We timed Vazquez's pop time at around 1.7 seconds, which is beyond excellent. And that, according to the folks who see him regularly, is no fluke.

"He's one of the best I've ever seen coming through the baseball, timing the glove and the upper-half exchange," said Triple-A Pawtucket manager Kevin Boles, who managed Vazquez at Double-A Portland in 2013. "It's a super-quick release. He's one of the best I've seen turning the baseball around to second base."

Vazquez's mechanics are somewhat unorthodox. The 23-year-old Puerto Rican stabs out to get the ball in a manner more aggressive than other catchers, but he makes it work, mostly because of outstanding hands. Vazquez can transfer the ball from glove to hand with impressive quickness, allowing him to turn around 90-mph fastballs as quickly as anyone.

Beyond his catch-and-throw abilities, Vazquez has made strides as a game manager. What stands out most to Boles is Vazquez's self confidence, something that should help him commit to polished game plans as he picks up more pitch-calling strategies and experience.

"I think the next step for him is getting with a veteran staff, being around some older guys who can show him some more about pitch selection," Boles said. "He has conviction. Good catchers have that. They know what they know, read swings and match that up with the personnel on the mound. He has conviction and sticks to his guns on pitch selection."

The toolshed: Jorge Alfaro, Rangers

The first thing to know about Alfaro is that even the Royal Navy is envious of his cannon. The 20-year-old Colombian may be unrivaled in his arm strength, a gift that allows him to stand out despite lacking the polish of his peers, let alone those more advanced in the Minors and Majors.

"It doesn't matter if you stack him up against lower-level or big-league guys, it's the best one there is," Class A Hickory manager Corey Ragsdale said. "I know that's big praise for his arm, but there aren't many of them out there who have the arm he does."

Rangers fans can be forgiven if Alfaro's arm elicits visions of Ivan Rodriguez -- pictured here with Alfaro on the youngster's Instagram. Rodriguez is a good approximation of Alfaro's ultimate ceiling from a catch-and-throw standpoint, although the gap between future and present is a big one.

The Rangers signed Alfaro in January 2010 and quickly moved him from shortstop to backstop. Alfaro's athleticism is also exceptional for the position, but translating those abilities into defensive skills has been an expectedly slow process.

Ragsdale saw improvements from Alfaro in 2013, though. The catcher's footwork around the plate -- both blocking pitches and throwing to bases -- improved noticeably. The techniques necessary to receive at a professional level began to sink in, leaving Ragsdale optimistic that Alfaro could reach something close to his ultimate defensive ceiling.

Most notable to Ragsdale, though, was that Alfaro began to take on the mentality necessary to be an everyday catcher. "Ownership" is the word he used, referring to the pride Alfaro took in improving his fundamentals and especially as a game manager. He called his own pitches in every game, plotted game plans with pitchers and showed genuine enthusiasm for the process, and those things caught Ragsdale's attention.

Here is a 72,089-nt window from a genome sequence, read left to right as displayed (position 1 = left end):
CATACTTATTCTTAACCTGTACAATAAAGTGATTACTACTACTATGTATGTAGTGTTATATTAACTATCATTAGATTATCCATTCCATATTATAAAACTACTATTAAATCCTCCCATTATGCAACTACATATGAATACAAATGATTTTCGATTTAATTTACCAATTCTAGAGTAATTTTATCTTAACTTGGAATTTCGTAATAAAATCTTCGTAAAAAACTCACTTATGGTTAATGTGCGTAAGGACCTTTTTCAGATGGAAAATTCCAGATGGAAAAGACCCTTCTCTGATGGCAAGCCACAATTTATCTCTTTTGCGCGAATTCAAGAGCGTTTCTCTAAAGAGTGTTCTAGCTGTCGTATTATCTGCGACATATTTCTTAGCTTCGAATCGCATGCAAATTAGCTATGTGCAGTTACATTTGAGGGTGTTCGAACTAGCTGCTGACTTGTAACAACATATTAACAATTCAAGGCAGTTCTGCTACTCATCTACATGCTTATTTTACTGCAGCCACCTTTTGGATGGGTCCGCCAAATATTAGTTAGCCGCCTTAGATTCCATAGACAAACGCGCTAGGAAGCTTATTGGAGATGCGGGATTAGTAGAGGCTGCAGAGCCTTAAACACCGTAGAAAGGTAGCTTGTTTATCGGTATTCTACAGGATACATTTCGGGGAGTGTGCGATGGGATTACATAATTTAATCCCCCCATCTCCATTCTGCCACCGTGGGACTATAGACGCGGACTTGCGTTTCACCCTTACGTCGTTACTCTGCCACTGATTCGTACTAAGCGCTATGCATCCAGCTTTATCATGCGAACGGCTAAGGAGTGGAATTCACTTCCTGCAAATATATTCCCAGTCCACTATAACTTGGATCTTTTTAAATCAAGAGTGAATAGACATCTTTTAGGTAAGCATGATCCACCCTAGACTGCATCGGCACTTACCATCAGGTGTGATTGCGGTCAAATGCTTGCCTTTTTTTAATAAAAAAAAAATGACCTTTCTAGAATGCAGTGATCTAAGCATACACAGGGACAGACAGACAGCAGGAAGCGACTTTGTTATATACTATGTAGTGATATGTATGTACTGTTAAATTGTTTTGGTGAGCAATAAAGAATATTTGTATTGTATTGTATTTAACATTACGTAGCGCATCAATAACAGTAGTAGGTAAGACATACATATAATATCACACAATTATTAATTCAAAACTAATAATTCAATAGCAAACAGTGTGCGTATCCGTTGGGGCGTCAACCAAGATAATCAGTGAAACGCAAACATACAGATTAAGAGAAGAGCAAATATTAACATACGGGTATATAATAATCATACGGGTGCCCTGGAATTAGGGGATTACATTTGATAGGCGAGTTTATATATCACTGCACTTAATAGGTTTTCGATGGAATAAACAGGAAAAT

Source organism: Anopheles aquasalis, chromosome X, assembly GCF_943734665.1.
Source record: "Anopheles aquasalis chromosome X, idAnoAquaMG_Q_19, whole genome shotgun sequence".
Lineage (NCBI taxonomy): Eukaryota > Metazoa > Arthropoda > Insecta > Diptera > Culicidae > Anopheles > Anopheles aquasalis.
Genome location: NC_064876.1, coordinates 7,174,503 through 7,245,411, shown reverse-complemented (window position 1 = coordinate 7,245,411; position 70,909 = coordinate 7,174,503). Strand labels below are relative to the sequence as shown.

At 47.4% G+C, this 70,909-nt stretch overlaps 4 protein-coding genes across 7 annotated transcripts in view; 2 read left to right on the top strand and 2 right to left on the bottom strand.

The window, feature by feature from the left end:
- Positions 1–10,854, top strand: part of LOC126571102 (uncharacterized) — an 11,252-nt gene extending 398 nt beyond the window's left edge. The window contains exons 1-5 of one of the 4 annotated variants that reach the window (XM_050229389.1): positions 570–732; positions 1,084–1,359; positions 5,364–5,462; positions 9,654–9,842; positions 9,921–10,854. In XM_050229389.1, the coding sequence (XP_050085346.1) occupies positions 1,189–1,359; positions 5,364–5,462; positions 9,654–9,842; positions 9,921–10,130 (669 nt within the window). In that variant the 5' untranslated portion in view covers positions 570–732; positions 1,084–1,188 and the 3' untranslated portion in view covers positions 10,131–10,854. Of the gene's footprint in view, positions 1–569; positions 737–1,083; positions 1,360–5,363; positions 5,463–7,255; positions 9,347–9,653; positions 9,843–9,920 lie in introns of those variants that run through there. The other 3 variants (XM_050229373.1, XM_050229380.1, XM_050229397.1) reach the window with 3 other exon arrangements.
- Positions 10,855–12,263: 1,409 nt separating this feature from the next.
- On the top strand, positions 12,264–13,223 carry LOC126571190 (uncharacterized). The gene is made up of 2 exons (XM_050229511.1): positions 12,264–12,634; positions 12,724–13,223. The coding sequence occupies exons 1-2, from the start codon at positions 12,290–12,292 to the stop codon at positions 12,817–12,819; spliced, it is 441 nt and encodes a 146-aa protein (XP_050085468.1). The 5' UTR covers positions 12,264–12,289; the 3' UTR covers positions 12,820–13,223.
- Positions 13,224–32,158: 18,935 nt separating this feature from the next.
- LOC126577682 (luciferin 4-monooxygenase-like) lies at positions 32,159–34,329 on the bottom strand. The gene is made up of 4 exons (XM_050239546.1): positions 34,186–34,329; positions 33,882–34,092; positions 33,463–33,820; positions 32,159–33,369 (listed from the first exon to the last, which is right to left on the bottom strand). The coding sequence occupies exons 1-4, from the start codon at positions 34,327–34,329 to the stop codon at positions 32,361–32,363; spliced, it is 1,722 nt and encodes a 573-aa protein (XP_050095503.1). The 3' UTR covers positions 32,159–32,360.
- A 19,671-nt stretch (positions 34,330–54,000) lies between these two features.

"Catchers have to be a special breed, a guy who wants to get back there and get beat up all the time," Ragsdale said. "Jorge bought into that. … In the past, when he first started, he was more worried about other things than putting the fingers down. Now he realizes how important that is for a catcher."

Best among the rest:

A.J. Jimenez, Blue Jays: The 2008 ninth-round pick thwarted base runners with a 44 percent caught-stealing rate with Class A Advanced Dunedin in 2011, then underwent Tommy John surgery in 2012. He returned last year and showed no ill effects, hosing 42 percent of would-be base stealers, thanks to a quick release and a very accurate arm.

Pedro Severino, Nationals: Like Jimenez, Severino excels at controlling the running game, posting a 40 percent caught-stealing percentage with Class A Hagerstown in 2013. The 20-year-old native of the Dominican Republic is a long way from the Majors but has shown promise blocking and receiving pitches.

James McCann, Tigers: McCann could become a stellar backstop in the Majors and shows promise controlling the running game with a career 39 percent caught-stealing rate. Beyond his physical tools, he stands out for his leadership style and game management talents.

Kevin Plawecki, Mets: Beyond the usual hurdles that hinder young backstops, Plawecki faced something unique after being drafted by the Mets in 2012 -- a starting rotation without any native English speakers. His solution? Hit the Rosetta Stone. Plawecki committed to becoming bilingual to communicate with his staff, and that effort and aptitude is reflective of his makeup. Though his physical tools aren't as impressive as some of the rest on this list, his mental approach should make him a valuable defensive catcher.

This story was not subject to the approval of the National Association of Professional Baseball Leagues or its clubs.